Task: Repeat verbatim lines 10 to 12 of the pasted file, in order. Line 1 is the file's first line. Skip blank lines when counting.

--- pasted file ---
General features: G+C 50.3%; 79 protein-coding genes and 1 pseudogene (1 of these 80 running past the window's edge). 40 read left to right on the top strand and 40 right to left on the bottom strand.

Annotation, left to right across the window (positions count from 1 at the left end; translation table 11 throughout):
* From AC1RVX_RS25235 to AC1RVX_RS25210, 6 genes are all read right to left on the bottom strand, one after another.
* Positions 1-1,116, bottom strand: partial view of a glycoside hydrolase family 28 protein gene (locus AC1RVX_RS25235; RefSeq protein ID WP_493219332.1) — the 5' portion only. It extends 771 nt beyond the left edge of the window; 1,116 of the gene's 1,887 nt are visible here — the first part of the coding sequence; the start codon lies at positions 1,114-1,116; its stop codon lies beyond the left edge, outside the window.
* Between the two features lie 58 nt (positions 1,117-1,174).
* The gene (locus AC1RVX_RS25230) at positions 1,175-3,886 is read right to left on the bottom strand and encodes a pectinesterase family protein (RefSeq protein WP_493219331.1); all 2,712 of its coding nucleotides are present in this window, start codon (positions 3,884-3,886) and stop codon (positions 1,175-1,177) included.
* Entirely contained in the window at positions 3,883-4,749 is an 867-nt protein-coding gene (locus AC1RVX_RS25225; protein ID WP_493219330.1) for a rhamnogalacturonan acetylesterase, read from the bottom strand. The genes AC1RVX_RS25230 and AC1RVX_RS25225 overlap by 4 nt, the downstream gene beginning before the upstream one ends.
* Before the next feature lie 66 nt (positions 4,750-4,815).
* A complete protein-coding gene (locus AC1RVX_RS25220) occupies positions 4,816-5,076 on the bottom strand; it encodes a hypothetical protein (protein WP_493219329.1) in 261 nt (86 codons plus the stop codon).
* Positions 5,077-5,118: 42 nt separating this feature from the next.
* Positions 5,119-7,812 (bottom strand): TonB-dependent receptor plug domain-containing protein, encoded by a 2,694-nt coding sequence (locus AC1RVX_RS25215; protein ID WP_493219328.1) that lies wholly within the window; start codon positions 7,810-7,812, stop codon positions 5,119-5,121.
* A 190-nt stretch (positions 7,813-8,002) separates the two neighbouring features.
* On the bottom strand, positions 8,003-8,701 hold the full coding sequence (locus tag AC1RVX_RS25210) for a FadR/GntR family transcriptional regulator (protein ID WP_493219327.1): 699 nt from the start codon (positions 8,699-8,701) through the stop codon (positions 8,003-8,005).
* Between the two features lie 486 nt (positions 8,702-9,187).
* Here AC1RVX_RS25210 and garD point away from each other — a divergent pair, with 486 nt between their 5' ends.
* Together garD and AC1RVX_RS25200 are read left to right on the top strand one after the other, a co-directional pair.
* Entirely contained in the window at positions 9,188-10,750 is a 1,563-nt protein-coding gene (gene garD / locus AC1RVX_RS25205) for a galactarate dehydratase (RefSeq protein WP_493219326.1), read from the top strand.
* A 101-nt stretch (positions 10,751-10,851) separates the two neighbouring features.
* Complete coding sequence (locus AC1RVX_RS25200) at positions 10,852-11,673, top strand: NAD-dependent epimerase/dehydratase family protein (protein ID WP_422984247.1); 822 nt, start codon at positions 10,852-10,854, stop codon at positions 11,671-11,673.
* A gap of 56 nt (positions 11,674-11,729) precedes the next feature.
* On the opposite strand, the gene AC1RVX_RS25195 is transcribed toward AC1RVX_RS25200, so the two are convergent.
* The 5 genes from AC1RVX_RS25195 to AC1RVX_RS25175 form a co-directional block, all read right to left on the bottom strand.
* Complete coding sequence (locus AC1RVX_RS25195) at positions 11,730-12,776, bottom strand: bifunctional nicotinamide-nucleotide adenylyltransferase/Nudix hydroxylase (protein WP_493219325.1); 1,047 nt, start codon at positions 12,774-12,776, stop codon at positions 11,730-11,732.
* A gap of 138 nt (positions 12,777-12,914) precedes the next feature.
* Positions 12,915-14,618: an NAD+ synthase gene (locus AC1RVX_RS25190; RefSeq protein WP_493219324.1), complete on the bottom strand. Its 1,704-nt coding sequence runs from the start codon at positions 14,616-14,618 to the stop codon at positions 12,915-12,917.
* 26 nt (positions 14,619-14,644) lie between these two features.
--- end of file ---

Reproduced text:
* Positions 5,077-5,118: 42 nt separating this feature from the next.
* Positions 5,119-7,812 (bottom strand): TonB-dependent receptor plug domain-containing protein, encoded by a 2,694-nt coding sequence (locus AC1RVX_RS25215; protein ID WP_493219328.1) that lies wholly within the window; start codon positions 7,810-7,812, stop codon positions 5,119-5,121.
* A 190-nt stretch (positions 7,813-8,002) separates the two neighbouring features.